Five Latino men who identified a Suffolk police sergeant as the officer who pulled them over and stole their money testified Tuesday that no one coached them to pick out his photo.
The testimony came at the conclusion of a pretrial hearing for Scott Greene, 51, of Shirley, the former sergeant charged with multiple counts of grand larceny as a hate crime and other offenses in two indictments. Earlier in the hearing before state Supreme Court Justice Fernando Camacho, defense attorney Scott Gross had suggested that Make the Road New York, an advocacy group, had shown the men pictures of Greene before they picked him out of photo spreads.
“No, no one showed me anything until they showed me the six photos, and then I saw he was there,” Miguel Clemente said during questioning by Gross.
Another man, Fernando Galvez Valencia, testified that he met with Make the Road New York advocates, but they did not show him photos of anyone.
Irma Solis, formerly an advocate for Make the Road New York, said the group did nothing improper. The Suffolk district attorney’s office asked the group to find people who said they were victimized by Greene, and that’s all they did.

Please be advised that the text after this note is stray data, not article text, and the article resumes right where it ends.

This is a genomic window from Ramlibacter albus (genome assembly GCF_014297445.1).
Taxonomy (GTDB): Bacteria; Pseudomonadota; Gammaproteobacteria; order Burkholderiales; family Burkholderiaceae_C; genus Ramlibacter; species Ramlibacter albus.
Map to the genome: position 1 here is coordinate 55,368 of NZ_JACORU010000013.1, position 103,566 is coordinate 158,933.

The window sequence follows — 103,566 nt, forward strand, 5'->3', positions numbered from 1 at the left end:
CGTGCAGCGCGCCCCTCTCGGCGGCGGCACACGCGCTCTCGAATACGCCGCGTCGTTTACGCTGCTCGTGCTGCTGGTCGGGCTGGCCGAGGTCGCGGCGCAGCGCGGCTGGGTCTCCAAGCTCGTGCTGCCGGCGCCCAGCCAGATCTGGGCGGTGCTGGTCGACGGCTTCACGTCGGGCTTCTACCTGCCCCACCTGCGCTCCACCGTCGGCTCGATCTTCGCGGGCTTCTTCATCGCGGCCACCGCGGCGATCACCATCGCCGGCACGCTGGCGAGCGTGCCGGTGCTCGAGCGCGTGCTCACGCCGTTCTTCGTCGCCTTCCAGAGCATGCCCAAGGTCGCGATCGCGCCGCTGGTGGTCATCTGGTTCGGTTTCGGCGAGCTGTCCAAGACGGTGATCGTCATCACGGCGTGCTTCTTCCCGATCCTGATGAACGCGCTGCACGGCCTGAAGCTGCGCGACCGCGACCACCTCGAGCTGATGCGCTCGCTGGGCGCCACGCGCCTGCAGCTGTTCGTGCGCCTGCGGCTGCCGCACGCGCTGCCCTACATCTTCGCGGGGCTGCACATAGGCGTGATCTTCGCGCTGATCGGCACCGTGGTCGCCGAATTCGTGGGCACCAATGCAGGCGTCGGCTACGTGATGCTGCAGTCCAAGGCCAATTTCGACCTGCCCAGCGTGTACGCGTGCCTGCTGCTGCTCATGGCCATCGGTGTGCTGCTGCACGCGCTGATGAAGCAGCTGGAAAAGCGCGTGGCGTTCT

“We were never asked or deputized to assist in the investigation,” Solis said. “That’s their job.”
Gross has said the charges were the result of pressure brought by Latino advocates. He told Camacho Tuesday that he was waiting for the group to respond to a subpoena for documents related to the charges against Greene.
Jury selection will begin Dec. 16 and the first of his two trials will start Jan. 5. Before jury selection, Camacho said he would decide the issues from the hearing, which include whether the identifications of Greene and statements he made to investigators will be admissible at the trial.
Greene, who retired after his arrest last year, told investigators he stole from motorists because of financial and marital pressure, detectives testified.
Greene last month rejected a plea offer of 2 1/3 to 7 years in prison. If convicted of all charges, he faces a maximum of 11 to 32 years in prison.